Fashion Masochist: The Toga
A longtime fan of the classics, our writer gets all wrapped up.
For better or worse, the word classic has long been associated with Boston fashion. But what about classical? We are the Athens of America, after all.
Well, designers from Thakoon to Diane von Furstenberg have just rolled out ancient-inspired dresses for spring that wear their influence on their sleeve (or lack thereof). Unlike the elegant Grecian-style gowns of seasons past, these new, short numbers are all about artfully draped fabric, and — even when done up in tulle or glitter — give off a relaxed vibe.
Perhaps because I went to BU, where Animal Houses are few and far between, I’m eager to try the toga. But rather than snap up a designer version, I decide this is one trend that’s ripe for the DIY approach. One thing’s for sure from the get-go: A bed sheet is not my style. A fashion-designer friend refers me to Sew Low in Inman Square, which quickly becomes my new favorite store. Beyond the retro storefront sit hundreds of bolts of fabric — bright and dark, silk and poly, shiny and matte. Deciding which to actually buy feels like a major life decision. In the end, I go with a crisp hunter-green poly blend, an amethyst jersey, and, for good measure, a jazzy blue in the lamé family. I get four yards of each, at about $4 a yard. Let the toga-building begin!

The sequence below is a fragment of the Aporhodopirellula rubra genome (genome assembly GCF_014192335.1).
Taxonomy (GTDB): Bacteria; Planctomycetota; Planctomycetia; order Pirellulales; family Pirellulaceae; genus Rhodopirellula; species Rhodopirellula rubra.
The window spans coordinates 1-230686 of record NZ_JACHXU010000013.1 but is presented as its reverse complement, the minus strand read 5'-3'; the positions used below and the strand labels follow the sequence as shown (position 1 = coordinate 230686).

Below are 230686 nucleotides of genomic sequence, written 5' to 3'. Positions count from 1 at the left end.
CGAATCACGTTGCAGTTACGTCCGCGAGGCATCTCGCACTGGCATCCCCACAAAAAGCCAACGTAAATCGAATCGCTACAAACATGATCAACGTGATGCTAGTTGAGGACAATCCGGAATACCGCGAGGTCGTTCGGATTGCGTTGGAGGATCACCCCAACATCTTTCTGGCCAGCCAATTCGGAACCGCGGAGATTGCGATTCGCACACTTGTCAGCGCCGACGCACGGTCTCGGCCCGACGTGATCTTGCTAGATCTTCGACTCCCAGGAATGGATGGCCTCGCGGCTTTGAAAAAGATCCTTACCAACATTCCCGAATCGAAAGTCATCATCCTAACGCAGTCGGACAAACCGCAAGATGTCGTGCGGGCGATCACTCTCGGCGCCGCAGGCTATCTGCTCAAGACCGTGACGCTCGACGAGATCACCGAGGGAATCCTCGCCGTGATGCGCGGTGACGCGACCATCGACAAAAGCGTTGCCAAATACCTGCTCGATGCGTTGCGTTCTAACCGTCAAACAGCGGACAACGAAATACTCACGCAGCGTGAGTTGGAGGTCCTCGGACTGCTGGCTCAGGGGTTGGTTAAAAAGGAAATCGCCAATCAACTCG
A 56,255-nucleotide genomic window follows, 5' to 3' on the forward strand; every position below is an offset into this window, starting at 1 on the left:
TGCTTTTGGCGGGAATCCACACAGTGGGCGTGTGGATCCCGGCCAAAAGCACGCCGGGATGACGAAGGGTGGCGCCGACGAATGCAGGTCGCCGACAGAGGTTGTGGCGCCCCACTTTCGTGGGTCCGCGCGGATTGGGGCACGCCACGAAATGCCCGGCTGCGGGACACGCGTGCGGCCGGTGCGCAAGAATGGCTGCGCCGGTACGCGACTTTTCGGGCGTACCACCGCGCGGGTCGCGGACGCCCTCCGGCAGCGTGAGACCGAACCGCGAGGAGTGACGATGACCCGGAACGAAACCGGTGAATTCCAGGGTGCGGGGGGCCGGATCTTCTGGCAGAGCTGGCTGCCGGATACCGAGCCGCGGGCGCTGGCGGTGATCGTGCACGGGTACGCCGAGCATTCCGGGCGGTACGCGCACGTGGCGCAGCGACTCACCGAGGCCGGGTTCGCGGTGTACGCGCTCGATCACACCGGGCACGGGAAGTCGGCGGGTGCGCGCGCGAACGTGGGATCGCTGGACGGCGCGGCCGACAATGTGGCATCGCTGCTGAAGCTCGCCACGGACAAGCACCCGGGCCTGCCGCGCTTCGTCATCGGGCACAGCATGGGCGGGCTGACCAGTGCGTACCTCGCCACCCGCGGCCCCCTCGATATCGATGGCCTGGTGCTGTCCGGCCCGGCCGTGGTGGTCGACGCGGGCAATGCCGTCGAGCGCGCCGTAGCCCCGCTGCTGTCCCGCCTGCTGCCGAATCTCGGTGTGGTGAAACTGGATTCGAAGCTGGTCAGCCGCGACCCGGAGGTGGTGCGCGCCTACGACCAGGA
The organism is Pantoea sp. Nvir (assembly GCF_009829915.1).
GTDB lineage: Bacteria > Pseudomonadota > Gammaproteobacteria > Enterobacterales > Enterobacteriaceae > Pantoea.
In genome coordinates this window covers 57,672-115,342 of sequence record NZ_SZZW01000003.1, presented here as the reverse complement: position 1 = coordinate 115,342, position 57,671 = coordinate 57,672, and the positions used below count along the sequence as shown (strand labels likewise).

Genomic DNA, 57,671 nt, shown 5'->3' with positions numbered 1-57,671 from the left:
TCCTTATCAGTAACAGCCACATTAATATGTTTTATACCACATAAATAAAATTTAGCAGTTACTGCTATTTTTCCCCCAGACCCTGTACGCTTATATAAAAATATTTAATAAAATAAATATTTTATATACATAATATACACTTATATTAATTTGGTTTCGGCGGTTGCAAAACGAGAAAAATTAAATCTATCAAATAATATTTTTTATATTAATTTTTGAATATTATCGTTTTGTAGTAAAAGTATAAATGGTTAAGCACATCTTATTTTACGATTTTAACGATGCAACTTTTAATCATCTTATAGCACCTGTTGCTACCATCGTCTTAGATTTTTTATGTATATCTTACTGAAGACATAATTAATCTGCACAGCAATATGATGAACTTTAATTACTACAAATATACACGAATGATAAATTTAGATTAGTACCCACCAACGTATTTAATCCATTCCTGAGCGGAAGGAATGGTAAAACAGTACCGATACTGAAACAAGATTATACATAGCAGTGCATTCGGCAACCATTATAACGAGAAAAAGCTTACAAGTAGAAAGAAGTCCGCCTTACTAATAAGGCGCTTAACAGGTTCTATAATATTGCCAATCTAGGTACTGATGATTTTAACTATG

Oh, and did I mention I can’t sew?
Standing in my work cubicle wearing a slip and tights, I cue up a YouTube video on how to make a toga and try to follow along. After only a minute or so, I realize I look half mummy and half diaper-wearing oversize baby. In a fit of frustration, I run to the bathroom and start draping the green fabric. And soon, with a bit of hem-trimming and just one safety pin (thank you very much!), I have miraculously created a sassy little dress, which I finish off with a purple belt. As it turns out, toga-making is not a skill: It’s an art.
Of course, I get the requisite “Toga! Toga! Toga!” chant from the office’s frat-boy contingent. And, because of the green color, another coworker launches into some sort of “Zelda or Zorba?!” routine (ah, the joys of working with wordsmiths). But I feel nothing but great in my playful DIY frock. From the South End to Central Square to Beacon Hill and back, the ensemble gets only accolades. And all for a mere 16 bucks! One local dressmaker even suggests I may have chosen the wrong career.
That weekend my Sunday-night train back to Boston from New York is canceled, forcing me to take the 6:20 a.m. Acela and leaving no time to go home and change before work. As I sit at my desk, grossed out by my laundry-needy T-shirt dress, a solution creeps into my head: Toga! Toga! Toga!
Sashaying down Huntington Avenue wrapped up in my jersey toga later that day, though, I sense something may be…off. It is: The end of the fabric has worked its way out of my belt and is now dragging behind me on the sidewalk, through slush and general yuckiness. I resolve to use two safety pins next time.